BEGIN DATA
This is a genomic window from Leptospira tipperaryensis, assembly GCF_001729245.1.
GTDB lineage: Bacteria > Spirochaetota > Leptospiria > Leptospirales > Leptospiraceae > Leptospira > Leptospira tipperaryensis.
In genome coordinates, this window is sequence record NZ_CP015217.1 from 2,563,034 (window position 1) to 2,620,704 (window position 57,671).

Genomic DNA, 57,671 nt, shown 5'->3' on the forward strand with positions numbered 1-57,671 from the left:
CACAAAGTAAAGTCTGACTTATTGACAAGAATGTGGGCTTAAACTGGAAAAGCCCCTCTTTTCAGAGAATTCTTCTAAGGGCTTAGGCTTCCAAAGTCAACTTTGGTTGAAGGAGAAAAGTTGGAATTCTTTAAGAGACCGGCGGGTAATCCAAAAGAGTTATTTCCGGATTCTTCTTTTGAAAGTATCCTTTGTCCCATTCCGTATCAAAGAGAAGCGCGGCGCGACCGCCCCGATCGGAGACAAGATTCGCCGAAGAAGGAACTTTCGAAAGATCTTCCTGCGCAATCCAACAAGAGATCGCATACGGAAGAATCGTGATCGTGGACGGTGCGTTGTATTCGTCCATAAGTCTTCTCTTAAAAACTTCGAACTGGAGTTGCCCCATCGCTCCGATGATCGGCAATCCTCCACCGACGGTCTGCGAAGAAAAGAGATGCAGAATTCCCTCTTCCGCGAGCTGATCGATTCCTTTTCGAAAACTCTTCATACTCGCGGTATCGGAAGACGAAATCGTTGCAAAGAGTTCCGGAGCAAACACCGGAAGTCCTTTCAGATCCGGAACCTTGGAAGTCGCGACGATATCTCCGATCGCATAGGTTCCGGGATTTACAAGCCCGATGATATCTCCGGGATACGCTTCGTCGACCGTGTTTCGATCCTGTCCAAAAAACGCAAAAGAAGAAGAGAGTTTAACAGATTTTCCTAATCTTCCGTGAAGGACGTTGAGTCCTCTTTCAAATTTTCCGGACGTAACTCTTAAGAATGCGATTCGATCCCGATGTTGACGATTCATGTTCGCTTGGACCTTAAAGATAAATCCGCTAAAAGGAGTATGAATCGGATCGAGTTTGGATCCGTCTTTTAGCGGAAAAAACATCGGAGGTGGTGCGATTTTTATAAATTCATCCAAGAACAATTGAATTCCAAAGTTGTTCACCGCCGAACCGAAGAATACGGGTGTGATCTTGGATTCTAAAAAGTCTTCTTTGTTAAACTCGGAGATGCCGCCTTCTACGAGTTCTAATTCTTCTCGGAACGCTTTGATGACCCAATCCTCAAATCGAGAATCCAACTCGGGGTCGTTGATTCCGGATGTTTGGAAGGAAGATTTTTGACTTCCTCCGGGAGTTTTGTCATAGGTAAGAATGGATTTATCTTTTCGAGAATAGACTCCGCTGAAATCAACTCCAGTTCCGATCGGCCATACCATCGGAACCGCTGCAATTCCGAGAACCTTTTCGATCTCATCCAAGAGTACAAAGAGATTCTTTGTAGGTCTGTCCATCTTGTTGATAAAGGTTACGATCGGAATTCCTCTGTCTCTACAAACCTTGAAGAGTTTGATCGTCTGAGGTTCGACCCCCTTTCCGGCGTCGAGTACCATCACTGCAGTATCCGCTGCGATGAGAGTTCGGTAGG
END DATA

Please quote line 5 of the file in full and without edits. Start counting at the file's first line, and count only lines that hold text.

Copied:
CACAAAGTAAAGTCTGACTTATTGACAAGAATGTGGGCTTAAACTGGAAAAGCCCCTCTTTTCAGAGAATTCTTCTAAGGGCTTAGGCTTCCAAAGTCAACTTTGGTTGAAGGAGAAAAGTTGGAATTCTTTAAGAGACCGGCGGGTAATCCAAAAGAGTTATTTCCGGATTCTTCTTTTGAAAGTATCCTTTGTCCCATTCCGTATCAAAGAGAAGCGCGGCGCGACCGCCCCGATCGGAGACAAGATTCGCCGAAGAAGGAACTTTCGAAAGATCTTCCTGCGCAATCCAACAAGAGATCGCATACGGAAGAATCGTGATCGTGGACGGTGCGTTGTATTCGTCCATAAGTCTTCTCTTAAAAACTTCGAACTGGAGTTGCCCCATCGCTCCGATGATCGGCAATCCTCCACCGACGGTCTGCGAAGAAAAGAGATGCAGAATTCCCTCTTCCGCGAGCTGATCGATTCCTTTTCGAAAACTCTTCATACTCGCGGTATCGGAAGACGAAATCGTTGCAAAGAGTTCCGGAGCAAACACCGGAAGTCCTTTCAGATCCGGAACCTTGGAAGTCGCGACGATATCTCCGATCGCATAGGTTCCGGGATTTACAAGCCCGATGATATCTCCGGGATACGCTTCGTCGACCGTGTTTCGATCCTGTCCAAAAAACGCAAAAGAAGAAGAGAGTTTAACAGATTTTCCTAATCTTCCGTGAAGGACGTTGAGTCCTCTTTCAAATTTTCCGGACGTAACTCTTAAGAATGCGATTCGATCCCGATGTTGACGATTCATGTTCGCTTGGACCTTAAAGATAAATCCGCTAAAAGGAGTATGAATCGGATCGAGTTTGGATCCGTCTTTTAGCGGAAAAAACATCGGAGGTGGTGCGATTTTTATAAATTCATCCAAGAACAATTGAATTCCAAAGTTGTTCACCGCCGAACCGAAGAATACGGGTGTGATCTTGGATTCTAAAAAGTCTTCTTTGTTAAACTCGGAGATGCCGCCTTCTACGAGTTCTAATTCTTCTCGGAACGCTTTGATGACCCAATCCTCAAATCGAGAATCCAACTCGGGGTCGTTGATTCCGGATGTTTGGAAGGAAGATTTTTGACTTCCTCCGGGAGTTTTGTCATAGGTAAGAATGGATTTATCTTTTCGAGAATAGACTCCGCTGAAATCAACTCCAGTTCCGATCGGCCATACCATCGGAACCGCTGCAATTCCGAGAACCTTTTCGATCTCATCCAAGAGTACAAAGAGATTCTTTGTAGGTCTGTCCATCTTGTTGATAAAGGTTACGATCGGAATTCCTCTGTCTCTACAAACCTTGAAGAGTTTGATCGTCTGAGGTTCGACCCCCTTTCCGGCGTCGAGTACCATCACTGCAGTATCCGCTGCGATGAGAGTTCGGTAGG